Work in Progress: Local craftsman contributes to redesign of on-air set
Ben Hull, featured in this post, will be at Bend Design 2015 as a guest panelist at Thursday’s workshop “Design: The Process” moderated by April Baer of Oregon Public Broadcasting.
Inspired by a desire to create a design that was reflective of the Central Oregon region, the team at NewsChannel 21 sought out local talent to collaborate on a redesign of their on-air interview set. Ben Hull, of the craft design studio Connell Hull Company, was a natural fit.
“We were looking for someone who could help us reflect our high desert surroundings in a way that was natural, clean and simple,” said Kara McGinn, promotions manager at the station. “Ben was recommended to us by a local builder, and from the very beginning he has been great to work with and full of ideas.”
Hull studied fine arts at Portland State University, where he developed an emphasis in large scale, abstract sculpture. As a student he ran the wood shop and metal shop, pushing him to refine his own skills in these areas. Pursuing his passion for architecture and design, he landed several large projects designing and building out boutique retail spaces in Portland that garnered him a lot of attention. He started Connell Hull Company, and seven years ago he and his family made the move to Bend. Hull’s background and interests make him a great fit for the set redesign project, which features a hewn log backdrop and presents unique challenges.
Working within a limited budget and utilizing as much of the existing structural elements as possible, Hull had to find creative ways to build the log backdrop.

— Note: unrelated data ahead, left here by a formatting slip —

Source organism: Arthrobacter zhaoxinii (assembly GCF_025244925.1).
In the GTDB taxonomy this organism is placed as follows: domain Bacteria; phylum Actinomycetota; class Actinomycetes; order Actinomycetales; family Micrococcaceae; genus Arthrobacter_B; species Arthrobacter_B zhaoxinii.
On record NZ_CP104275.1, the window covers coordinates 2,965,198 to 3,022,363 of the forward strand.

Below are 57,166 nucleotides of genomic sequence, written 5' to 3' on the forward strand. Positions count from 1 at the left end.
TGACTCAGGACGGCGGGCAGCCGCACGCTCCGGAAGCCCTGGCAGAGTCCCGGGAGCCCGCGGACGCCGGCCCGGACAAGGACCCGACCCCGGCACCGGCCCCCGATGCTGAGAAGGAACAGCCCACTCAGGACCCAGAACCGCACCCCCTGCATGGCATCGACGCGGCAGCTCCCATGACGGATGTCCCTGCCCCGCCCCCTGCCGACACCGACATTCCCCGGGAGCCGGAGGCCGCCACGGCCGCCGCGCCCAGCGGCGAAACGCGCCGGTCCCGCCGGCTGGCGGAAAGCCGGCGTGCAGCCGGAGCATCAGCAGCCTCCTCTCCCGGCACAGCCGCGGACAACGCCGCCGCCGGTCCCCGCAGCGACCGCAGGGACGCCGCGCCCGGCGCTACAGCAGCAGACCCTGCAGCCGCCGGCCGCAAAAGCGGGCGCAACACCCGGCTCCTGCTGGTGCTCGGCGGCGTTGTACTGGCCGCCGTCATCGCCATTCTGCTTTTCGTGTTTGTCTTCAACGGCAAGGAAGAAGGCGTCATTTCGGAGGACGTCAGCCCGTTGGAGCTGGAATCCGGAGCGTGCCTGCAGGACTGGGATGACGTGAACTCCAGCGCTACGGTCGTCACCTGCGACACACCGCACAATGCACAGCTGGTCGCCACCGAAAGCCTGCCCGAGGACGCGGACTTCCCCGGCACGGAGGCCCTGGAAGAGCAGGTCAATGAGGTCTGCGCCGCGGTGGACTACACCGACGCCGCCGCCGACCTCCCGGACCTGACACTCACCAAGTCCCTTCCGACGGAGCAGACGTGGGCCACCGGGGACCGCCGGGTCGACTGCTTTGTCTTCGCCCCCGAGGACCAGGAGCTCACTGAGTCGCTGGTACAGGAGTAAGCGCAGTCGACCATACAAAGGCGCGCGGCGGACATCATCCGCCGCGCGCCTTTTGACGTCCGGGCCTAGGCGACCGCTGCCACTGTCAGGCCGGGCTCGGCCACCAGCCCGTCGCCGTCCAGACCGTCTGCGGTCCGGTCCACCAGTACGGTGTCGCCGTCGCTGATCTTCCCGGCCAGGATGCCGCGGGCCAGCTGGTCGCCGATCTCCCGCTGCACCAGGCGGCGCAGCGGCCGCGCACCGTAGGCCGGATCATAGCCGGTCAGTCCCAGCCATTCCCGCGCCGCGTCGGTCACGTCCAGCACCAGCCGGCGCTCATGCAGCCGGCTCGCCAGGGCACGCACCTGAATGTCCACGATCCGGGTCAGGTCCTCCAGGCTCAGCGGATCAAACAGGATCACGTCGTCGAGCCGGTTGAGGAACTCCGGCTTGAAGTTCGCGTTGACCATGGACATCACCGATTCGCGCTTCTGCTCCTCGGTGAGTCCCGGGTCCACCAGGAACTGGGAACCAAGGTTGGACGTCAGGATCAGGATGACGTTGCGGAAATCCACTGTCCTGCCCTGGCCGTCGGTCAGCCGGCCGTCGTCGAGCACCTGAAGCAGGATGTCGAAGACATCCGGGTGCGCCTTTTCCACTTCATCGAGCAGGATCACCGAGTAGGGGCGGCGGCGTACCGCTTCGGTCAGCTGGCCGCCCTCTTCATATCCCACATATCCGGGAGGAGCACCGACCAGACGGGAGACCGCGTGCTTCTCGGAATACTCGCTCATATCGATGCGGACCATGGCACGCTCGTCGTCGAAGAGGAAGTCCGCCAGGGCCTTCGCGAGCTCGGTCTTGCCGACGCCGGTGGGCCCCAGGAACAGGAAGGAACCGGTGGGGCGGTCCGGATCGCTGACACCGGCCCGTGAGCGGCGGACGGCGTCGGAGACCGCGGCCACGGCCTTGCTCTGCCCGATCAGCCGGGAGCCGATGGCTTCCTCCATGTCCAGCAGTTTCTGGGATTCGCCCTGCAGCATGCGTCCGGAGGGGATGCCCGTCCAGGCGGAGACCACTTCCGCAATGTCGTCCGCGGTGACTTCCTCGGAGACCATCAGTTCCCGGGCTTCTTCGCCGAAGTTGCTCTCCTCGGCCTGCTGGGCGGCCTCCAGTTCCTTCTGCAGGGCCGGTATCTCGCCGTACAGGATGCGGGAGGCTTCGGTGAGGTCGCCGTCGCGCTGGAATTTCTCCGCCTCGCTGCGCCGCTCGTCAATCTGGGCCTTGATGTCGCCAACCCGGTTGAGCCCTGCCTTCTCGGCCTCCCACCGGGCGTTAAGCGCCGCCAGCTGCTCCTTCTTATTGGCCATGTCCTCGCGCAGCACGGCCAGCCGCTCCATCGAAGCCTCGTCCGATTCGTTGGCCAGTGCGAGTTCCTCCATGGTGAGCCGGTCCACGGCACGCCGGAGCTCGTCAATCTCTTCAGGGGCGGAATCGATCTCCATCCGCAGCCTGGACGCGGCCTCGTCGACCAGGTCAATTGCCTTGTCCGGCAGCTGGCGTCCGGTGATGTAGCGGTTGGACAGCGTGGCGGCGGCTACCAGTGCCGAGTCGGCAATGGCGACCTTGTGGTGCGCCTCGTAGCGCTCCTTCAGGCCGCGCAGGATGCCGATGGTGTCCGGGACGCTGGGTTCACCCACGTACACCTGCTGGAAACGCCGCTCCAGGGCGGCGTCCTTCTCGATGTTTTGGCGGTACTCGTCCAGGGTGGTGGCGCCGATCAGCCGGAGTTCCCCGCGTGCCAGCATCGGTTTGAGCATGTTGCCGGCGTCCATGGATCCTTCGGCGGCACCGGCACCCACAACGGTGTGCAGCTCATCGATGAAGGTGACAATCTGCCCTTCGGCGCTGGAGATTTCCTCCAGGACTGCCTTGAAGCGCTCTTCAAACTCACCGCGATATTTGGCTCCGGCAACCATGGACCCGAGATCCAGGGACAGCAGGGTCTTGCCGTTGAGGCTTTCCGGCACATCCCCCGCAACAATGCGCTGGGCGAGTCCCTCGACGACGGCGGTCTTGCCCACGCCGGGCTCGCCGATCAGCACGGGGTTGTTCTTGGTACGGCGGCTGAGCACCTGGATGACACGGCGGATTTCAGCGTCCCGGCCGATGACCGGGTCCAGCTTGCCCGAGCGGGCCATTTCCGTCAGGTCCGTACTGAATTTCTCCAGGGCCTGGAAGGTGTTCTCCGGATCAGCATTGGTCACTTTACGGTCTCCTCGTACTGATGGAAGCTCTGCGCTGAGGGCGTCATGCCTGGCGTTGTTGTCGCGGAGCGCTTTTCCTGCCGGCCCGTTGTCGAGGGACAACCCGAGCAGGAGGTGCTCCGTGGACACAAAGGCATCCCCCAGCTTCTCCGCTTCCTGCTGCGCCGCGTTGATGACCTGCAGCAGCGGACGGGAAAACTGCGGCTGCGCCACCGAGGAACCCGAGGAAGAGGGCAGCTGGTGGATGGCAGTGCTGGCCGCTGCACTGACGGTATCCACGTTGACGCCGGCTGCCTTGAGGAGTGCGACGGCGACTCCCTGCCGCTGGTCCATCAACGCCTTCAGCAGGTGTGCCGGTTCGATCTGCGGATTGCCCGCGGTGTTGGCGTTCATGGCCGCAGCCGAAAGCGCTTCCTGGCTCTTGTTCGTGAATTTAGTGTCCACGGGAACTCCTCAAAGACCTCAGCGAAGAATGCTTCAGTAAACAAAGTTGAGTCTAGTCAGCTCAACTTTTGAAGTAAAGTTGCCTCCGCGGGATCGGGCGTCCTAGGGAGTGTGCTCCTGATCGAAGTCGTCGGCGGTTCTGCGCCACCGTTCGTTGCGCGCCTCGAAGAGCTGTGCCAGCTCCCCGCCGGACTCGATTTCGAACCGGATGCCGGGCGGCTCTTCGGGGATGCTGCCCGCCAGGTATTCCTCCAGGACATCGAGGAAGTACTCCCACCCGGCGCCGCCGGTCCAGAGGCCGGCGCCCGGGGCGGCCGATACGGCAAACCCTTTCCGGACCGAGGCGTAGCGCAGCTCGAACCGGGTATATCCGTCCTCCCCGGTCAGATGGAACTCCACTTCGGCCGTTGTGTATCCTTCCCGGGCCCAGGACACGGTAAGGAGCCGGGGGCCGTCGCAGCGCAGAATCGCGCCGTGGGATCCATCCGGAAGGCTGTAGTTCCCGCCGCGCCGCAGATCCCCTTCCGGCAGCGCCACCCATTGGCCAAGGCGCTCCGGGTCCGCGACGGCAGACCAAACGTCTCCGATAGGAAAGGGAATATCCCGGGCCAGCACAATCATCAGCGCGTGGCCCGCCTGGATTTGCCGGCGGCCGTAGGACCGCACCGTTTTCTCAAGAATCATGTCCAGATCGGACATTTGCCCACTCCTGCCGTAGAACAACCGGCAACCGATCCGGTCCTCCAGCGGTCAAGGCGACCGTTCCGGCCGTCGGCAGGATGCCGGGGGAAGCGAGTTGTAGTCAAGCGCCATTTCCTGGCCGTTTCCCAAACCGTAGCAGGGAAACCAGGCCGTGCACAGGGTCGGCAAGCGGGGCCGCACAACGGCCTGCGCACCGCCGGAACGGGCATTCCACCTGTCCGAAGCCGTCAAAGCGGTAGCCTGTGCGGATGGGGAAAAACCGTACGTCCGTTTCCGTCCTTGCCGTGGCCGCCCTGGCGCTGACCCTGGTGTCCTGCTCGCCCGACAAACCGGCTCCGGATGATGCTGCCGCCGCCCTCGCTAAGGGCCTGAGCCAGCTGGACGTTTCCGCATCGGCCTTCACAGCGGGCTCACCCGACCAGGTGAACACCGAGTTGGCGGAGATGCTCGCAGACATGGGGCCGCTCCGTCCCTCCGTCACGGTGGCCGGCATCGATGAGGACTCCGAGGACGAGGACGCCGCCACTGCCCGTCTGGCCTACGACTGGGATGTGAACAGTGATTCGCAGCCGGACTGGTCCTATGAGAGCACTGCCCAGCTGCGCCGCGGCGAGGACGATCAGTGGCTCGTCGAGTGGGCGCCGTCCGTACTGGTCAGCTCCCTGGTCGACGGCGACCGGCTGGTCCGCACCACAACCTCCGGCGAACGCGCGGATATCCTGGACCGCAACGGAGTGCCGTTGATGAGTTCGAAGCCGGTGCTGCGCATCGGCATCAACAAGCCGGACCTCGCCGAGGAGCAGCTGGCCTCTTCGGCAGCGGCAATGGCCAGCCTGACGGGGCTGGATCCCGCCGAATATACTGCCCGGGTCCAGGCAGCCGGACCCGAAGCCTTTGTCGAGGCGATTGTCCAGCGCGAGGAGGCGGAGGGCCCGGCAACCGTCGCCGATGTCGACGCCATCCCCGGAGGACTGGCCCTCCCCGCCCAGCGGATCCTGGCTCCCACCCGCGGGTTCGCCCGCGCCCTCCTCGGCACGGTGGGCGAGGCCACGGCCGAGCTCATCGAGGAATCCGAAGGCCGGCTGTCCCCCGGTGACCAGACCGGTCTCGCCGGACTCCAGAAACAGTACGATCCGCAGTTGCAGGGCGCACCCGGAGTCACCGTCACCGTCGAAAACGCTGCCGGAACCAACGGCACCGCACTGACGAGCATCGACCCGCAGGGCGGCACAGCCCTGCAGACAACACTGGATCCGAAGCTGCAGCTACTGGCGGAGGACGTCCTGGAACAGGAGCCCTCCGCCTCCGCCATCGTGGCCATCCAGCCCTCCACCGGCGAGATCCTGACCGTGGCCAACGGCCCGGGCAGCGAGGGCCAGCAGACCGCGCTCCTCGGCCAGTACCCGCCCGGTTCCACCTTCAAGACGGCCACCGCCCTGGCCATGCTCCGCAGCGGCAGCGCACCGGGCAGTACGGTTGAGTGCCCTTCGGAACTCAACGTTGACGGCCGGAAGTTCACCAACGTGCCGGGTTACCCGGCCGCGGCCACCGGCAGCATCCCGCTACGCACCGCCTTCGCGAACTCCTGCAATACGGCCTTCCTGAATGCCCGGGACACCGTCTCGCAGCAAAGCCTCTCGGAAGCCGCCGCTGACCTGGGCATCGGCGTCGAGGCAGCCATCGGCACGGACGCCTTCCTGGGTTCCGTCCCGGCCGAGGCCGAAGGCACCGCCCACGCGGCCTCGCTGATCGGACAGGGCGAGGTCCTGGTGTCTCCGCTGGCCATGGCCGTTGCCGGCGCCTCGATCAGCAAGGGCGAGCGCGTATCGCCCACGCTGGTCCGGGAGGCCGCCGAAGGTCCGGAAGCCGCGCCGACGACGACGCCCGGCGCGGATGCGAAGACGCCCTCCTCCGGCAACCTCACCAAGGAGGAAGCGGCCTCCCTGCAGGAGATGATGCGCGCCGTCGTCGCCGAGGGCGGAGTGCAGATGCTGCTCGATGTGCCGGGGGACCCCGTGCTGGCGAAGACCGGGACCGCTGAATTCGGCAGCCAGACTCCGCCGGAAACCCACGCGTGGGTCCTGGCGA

“The process took on two different scopes: modifying and fortifying the inserts which house the logs, and the arrangement of the logs,” said Hull. “While it looks pretty simple a lot of work went into the frames.”
Knowing that the frames needed to be as light as possible, he constructed a false back for the logs to butt up against and painted it black to give the negative space between the logs depth.
“In fact, the actual frame depth before I constructed the false back was around eight inches deep,” said Hull. “I cut that down to about two inches deep. I estimate that each finished frame insert, with logs, ended up weighing about 75 pounds. If we cut logs for the original depth of the frames they would have weighed around 300 pounds per frame.”
Once Hull modified the frames, he began the process of producing the wood rounds to fill them.
“Chop. Saw. Then hit them against the belt sander. Hundreds and hundreds of cuts,” said Hull. “I made the decision to stay within a certain diameter range because I didn’t want the rounds to be overly large and have the size contrast among the diameter of the rounds be too visually busy.”
Hull also considered the depth arrangement of the rounds to avoid too much variation.
“The goal was to add a bit of visual interest while not dominating or disrupting the interviews,” said Hull.
Phase one of the project has been completed, and there are two more phases due to be completed in early 2016.
“Ben is amazing to work with,” said McGinn. “We shared our vision with him and he was able to take our idea and turn it into a very interesting background. We are really looking forward to completing the project and being able to use our new set fully.”
Photos courtesy of NewsChannel 21